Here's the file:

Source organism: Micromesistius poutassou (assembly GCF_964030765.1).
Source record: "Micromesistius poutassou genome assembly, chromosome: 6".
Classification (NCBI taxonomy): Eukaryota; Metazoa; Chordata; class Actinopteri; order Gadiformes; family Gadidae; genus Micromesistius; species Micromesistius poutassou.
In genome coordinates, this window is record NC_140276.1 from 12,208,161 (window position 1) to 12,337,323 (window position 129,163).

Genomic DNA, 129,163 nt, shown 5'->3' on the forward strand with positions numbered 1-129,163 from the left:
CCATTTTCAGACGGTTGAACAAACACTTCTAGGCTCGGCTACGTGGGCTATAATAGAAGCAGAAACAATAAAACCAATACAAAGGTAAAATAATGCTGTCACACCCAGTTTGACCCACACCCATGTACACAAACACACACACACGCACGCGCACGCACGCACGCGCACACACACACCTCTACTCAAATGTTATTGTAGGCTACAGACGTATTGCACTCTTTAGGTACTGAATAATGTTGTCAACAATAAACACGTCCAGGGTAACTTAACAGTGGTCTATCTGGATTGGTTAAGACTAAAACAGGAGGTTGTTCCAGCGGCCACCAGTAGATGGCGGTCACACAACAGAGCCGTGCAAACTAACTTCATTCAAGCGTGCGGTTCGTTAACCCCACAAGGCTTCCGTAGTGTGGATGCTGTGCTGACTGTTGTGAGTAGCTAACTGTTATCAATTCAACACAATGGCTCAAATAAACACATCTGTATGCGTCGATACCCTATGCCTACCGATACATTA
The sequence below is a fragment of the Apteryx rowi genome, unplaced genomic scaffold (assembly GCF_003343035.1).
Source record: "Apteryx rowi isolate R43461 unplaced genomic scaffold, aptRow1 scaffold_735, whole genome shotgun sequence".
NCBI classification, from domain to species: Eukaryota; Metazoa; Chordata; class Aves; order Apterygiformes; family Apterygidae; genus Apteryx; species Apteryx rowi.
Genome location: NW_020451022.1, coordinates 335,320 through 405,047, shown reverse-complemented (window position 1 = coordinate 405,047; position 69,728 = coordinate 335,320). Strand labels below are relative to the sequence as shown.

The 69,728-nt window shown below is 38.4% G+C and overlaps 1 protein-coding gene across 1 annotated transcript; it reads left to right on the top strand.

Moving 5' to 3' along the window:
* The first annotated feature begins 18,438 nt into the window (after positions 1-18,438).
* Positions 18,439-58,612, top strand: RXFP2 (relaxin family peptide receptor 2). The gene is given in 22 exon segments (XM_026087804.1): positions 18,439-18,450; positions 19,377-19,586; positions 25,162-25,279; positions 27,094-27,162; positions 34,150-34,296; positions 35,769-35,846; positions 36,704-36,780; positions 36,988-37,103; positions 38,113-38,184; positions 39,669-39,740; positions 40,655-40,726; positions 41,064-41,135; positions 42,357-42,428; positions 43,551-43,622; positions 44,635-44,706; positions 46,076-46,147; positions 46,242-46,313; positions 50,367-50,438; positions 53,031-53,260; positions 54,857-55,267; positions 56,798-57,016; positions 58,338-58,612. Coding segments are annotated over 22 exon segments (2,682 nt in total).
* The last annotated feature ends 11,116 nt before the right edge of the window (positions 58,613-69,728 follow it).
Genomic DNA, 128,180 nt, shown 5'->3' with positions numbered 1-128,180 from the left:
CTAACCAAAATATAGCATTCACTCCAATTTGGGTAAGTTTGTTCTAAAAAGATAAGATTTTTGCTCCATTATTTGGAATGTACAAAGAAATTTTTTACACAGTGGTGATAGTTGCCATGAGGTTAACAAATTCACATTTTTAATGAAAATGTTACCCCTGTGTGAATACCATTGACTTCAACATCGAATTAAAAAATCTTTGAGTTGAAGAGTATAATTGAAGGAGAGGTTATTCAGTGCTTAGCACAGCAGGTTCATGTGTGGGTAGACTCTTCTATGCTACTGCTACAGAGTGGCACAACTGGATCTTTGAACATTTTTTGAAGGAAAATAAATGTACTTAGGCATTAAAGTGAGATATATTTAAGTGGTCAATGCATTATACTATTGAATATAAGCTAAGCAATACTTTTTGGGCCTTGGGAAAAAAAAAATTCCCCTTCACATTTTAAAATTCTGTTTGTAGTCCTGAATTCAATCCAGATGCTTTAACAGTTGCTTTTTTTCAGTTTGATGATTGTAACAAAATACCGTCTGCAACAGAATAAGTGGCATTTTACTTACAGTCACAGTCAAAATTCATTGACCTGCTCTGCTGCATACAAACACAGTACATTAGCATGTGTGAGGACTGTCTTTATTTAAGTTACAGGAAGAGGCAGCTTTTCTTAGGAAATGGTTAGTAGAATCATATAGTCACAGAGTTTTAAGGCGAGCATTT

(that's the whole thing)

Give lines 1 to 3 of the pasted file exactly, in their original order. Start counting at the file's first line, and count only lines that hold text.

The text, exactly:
Source organism: Micromesistius poutassou (assembly GCF_964030765.1).
Source record: "Micromesistius poutassou genome assembly, chromosome: 6".
Classification (NCBI taxonomy): Eukaryota; Metazoa; Chordata; class Actinopteri; order Gadiformes; family Gadidae; genus Micromesistius; species Micromesistius poutassou.